AMMAN (Reuters) - Syrian President Bashar al-Assad faced rare dissent within his Baath Party and signs of discontent in the army over violent repression of protesters that a rights group said on Thursday had killed 500 people.
Two hundred members of the ruling party from southern Syria resigned on Wednesday after the government sent in tanks to crush resistance in the city of Deraa, where a six-week-old uprising against Assad’s authoritarian rule erupted.
Diplomats said signs were also emerging of differences within the army where the majority of troops are Sunni Muslims, but most officers belong to Assad’s minority Alawite sect.
The Baath Party says it has more than a million members in Syria, making Wednesday’s resignations more a symbolic than a real challenge to Assad’s 11-year rule.
But along with the resignations last week of two Deraa parliamentarians, they would have been unthinkable before nationwide pro-democracy demonstrations flared last month.
Syria’s banned Muslim Brotherhood called on Syrians to take to the streets to demand freedom ahead of the main Friday prayers, while the Interior Ministry said citizens must not demonstrate without a licence in order to protect “the security stability of the homeland.”
In a declaration sent to Reuters, the Brotherhood said: “Do not let the regime besiege your compatriots. Chant with one voice for freedom and dignity. Do not allow the tyrant to enslave you. God is great.”
It was the first time that the Brotherhood, whose leadership is in exile, had called directly for demonstrations in Syria since pro-democracy demonstrations against Assad’s autocratic rule erupted six weeks ago.
Criticism of Assad has intensified since 100 people were killed in protests last week and tanks rolled into Deraa. The United States says it is considering tightening sanctions and European governments will discuss Syria on Friday.
Australian Foreign Minister Kevin Rudd called on Thursday for international sanctions on Syria over the crackdown and said the United Nations should send a special envoy to investigate the killings.
But a European push for the U.N. Security Council to condemn the crackdown was blocked by Russia, China and Lebanon. China said on Thursday that Damascus should resolve its problems through talks, while Russia said Syrian authorities should bring to justice those responsible for the killings.
One diplomat said soldiers had confronted secret police at least once this month to stop them shooting at protesters.
“No one is saying that Assad is about to lose control of the army, but once you start using the army to slaughter your own people, it is a sign of weakness,” he said.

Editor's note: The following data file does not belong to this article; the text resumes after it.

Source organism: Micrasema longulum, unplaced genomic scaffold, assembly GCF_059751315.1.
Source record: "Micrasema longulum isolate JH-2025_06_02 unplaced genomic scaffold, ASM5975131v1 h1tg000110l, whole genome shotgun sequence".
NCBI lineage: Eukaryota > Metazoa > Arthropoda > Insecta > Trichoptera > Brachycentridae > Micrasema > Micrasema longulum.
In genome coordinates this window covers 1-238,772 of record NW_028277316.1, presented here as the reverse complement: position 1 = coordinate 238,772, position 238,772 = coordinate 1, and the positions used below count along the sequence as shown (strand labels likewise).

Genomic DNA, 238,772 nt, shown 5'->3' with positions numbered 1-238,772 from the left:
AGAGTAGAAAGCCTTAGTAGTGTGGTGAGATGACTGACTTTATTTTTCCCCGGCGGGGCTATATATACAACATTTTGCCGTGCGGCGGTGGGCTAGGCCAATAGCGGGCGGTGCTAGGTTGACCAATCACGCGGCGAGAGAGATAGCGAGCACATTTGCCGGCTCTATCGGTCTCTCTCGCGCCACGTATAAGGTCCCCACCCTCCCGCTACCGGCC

“The largest funerals in Syria so far have been for soldiers who have refused to obey orders to shoot protesters and were summarily executed on the spot,” another diplomat said.
The upheaval could have major regional repercussions since Syria straddles the fault lines of the Middle East conflict.
Assad has bolstered an anti-Israel alliance with Shi’ite Iran and both countries back the Hezbollah and Hamas militant groups, although Syria still seeks peace with the Jewish state.
Syria has blamed armed Islamist groups for the killings and accused politicians in neighbouring Lebanon of fomenting violence, allegations they have denied.
Around 1,500 Syrian women and children crossed into northern Lebanon on Thursday, witnesses said, fleeing gunfire in the Syrian border town of Tel Kelakh. It was not clear how many people were hurt in the clash but Lebanese security sources said the army had stepped up patrols in the area.
Assad sent the ultra-loyal Fourth Mechanised Division, commanded by his brother Maher, into Deraa on Monday.
Reports from opposition figures and Deraa residents, which could not be confirmed, said that several soldiers from another unit had refused to fire on civilians.
The official state news agency denied the reports.
Gunfire was heard in Deraa on Wednesday night. Water, electricity and communications remained cut and essential supplies were running low, residents said.
Rights campaigners reported shooting and arrests on Thursday in Zabadani, about 35 km (20 miles) southwest of Damascus.
The Syrian rights group Sawasiah said the death toll in six weeks of protests had risen to at least 500.
“We call on civilised governments to take action to stop the bloodbath in Syria and to rein in the Syrian regime and halt its murders, torture, sieges and arrests. We have the names of at least 500 confirmed killed,” Sawasiah said in a statement. “The shelling of Deraa is a crime against humanity.”
Turkey’s intelligence chief met Assad on Thursday as part of a delegation sent to Damascus to suggest reforms to help end the uprising. Assad lifted Syria’s 48-year state of emergency a week ago, but opposition figures said the death of 100 people in protests the next day made a mockery of his move.
Syria has been dominated by the Assad family since Bashar’s father, the late President Hafez al-Assad, took power in a 1970 coup. The younger Assad kept intact the autocratic political system he inherited in 2000 while the family expanded its control over the country’s struggling economy.
Assad’s decision to storm Deraa echoed his father’s 1982 attack on the city of Hama to crush a revolt led by the Muslim Brotherhood, killing anywhere between 10,000 and 30,000 people.
Additional reporting by Suleiman al-Khalidi, Writing by Dominic Evans, Editing by Jon Boyle